One surefire way to experience homeschool mom burnout and the never-ending feeling of being in survival mode is to try and be supermom by teaching multiple subjects to multiple children at multiple learning levels. When I was homeschooling our multiple children with little ones in that mix, my motto was, “Teach to the older children, and let the younger ones glean what they can.” In other words, I would plan my lessons around the learning needs of my older children. I would then have all my children, regardless of age, sit in on those same lessons. I knew my younger children at that time would eventually become the older children later, so when those same (or related) topics came back around again years later, they would glean more at that time.
Of course, it helps to use a curriculum for each subject that offers activity suggestions for multiple age levels (Mystery of History is such an example), or plan your own age appropriate hands-on activities to go with the lessons. It also helps to choose subject related read-aloud books that will appeal to multiple ages, as opposed to reading out loud textbooks. In addition, be sure to let your little ones play quietly in the same room, or even do some quiet age-appropriate crafts, while you are teaching your lessons to the school-aged children. You may be surprised by what even the little ones pick up on during your lessons. Finally, your older children can study the subjects more in depth on their own to glean even more than what you are able to teach to all the children at the same time.
It is not necessary to cover every single subject every single school day. Make your daily focus the “Three R’s” (being sure to include Bible study as part of reading and writing). Rotate the other subjects throughout the week.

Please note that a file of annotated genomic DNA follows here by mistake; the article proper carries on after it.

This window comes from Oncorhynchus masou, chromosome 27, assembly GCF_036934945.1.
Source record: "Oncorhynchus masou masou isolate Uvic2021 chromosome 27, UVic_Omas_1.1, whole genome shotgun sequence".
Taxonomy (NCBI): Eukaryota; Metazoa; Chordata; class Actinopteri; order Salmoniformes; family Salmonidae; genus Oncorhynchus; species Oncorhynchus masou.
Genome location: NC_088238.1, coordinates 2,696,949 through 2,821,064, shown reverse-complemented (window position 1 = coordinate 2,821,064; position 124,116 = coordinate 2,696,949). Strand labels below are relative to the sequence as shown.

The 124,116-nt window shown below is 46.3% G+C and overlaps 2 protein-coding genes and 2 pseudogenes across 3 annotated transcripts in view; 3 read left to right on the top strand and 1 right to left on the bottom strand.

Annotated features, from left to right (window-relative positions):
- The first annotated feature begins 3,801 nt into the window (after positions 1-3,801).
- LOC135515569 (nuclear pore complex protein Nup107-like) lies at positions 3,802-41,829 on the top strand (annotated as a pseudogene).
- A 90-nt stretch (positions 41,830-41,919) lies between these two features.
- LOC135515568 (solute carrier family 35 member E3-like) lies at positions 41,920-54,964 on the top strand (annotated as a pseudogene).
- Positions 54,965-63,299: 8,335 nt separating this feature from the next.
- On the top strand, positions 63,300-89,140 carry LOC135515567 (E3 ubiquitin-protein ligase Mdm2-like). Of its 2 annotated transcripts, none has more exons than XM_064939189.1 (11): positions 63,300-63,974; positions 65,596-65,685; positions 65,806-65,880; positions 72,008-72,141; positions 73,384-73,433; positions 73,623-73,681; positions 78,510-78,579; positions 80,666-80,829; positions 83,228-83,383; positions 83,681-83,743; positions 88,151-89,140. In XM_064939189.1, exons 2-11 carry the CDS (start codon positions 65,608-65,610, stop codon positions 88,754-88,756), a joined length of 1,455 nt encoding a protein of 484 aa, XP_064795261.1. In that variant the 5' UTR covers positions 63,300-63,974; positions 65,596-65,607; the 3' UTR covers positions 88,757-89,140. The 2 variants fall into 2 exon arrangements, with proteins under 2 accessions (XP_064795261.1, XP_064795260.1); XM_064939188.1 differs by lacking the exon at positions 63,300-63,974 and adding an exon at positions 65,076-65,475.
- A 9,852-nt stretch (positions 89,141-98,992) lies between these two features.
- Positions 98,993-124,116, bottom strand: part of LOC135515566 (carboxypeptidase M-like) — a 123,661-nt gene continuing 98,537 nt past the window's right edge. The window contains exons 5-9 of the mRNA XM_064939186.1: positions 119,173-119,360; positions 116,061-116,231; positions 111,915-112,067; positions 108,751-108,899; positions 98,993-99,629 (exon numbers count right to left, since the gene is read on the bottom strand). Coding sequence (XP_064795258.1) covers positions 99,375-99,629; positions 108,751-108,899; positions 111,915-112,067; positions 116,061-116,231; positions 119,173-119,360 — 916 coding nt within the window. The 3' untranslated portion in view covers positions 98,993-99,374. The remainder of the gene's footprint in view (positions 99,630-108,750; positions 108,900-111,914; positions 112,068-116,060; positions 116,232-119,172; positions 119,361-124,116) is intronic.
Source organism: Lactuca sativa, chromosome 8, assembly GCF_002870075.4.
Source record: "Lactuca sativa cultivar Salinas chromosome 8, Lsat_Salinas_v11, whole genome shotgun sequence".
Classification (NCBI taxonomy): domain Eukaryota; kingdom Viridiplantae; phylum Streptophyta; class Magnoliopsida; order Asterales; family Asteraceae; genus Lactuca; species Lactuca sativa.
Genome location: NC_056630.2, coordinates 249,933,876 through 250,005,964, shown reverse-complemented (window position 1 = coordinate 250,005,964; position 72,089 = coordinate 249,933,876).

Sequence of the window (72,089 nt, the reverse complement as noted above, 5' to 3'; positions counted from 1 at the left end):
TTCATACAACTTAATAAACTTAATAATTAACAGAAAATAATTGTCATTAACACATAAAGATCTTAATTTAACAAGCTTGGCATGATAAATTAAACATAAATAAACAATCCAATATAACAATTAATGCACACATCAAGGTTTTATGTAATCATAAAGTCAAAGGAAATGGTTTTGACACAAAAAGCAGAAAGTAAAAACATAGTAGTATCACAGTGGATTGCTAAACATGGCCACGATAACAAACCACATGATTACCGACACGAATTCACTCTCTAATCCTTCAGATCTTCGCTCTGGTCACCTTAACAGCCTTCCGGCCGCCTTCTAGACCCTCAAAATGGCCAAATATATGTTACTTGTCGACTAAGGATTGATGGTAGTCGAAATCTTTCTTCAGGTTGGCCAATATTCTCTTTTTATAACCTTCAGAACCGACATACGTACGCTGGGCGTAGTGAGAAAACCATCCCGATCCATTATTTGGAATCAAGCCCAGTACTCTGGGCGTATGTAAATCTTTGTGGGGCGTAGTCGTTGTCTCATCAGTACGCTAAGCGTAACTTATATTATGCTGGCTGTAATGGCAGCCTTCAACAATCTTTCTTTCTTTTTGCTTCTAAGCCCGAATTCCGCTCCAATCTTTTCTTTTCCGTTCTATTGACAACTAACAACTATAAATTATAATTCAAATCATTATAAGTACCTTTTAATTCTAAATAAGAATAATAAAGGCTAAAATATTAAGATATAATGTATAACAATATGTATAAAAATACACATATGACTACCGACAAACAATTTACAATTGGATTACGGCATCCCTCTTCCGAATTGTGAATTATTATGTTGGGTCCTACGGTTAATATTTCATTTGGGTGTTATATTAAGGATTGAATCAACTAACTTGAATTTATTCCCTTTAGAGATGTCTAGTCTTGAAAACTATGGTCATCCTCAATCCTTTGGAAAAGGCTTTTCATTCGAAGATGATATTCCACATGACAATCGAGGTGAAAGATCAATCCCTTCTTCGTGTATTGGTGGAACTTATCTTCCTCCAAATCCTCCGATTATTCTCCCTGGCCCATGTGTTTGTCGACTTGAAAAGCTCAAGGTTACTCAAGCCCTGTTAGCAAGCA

My most chaotic “survival mode” days of homeschooling with little ones happened when I did not plan ahead. I am not talking about planning ahead by a year or months or even weeks. I mean there were times when I did not even plan ahead by a day. Homeschooling one day at a time on a wing and a prayer is a recipe for disaster. I had to discover my optimal “plan ahead” window of time (one to two weeks for me), and then spend one to two days every period by planning and organizing my schedule and materials for that upcoming period. I had to be flexible with my plans as life tends to throw a lot of curveballs (especially when you have little ones), but I learned to at least come up with a skeleton plan that was essential to helping me stay ahead of the curves.
In addition to the option of using a handwritten planner, or even a Word version of a typed planner, there are also plenty of online homeschool planning programs that can help you streamline the planning process. For my children, who much prefer to have a daily checklist outlining their assignments, it was important for me to find a planning program that can easily print out my plans in checklist format. Personally, I have found the best value for a paid homeschool planning program to be the iPad app called Homeschool Helper at http://www.homeschoolhelperapp.com/. If you want a totally free program, a basic Internet search will yield many results. You will probably want to give a few of them a short trial period to see which one you prefer. To get you started on some free options, you can check out the following programs:
http://blog-next.learnboost.com/free-management-software-for-home-schools/ (Be sure to sign up as a teacher or administrator, not as a parent.)
http://www.learning.com (This is a fantastic program that offers more than just a way to digitally organize your homeschool plans.)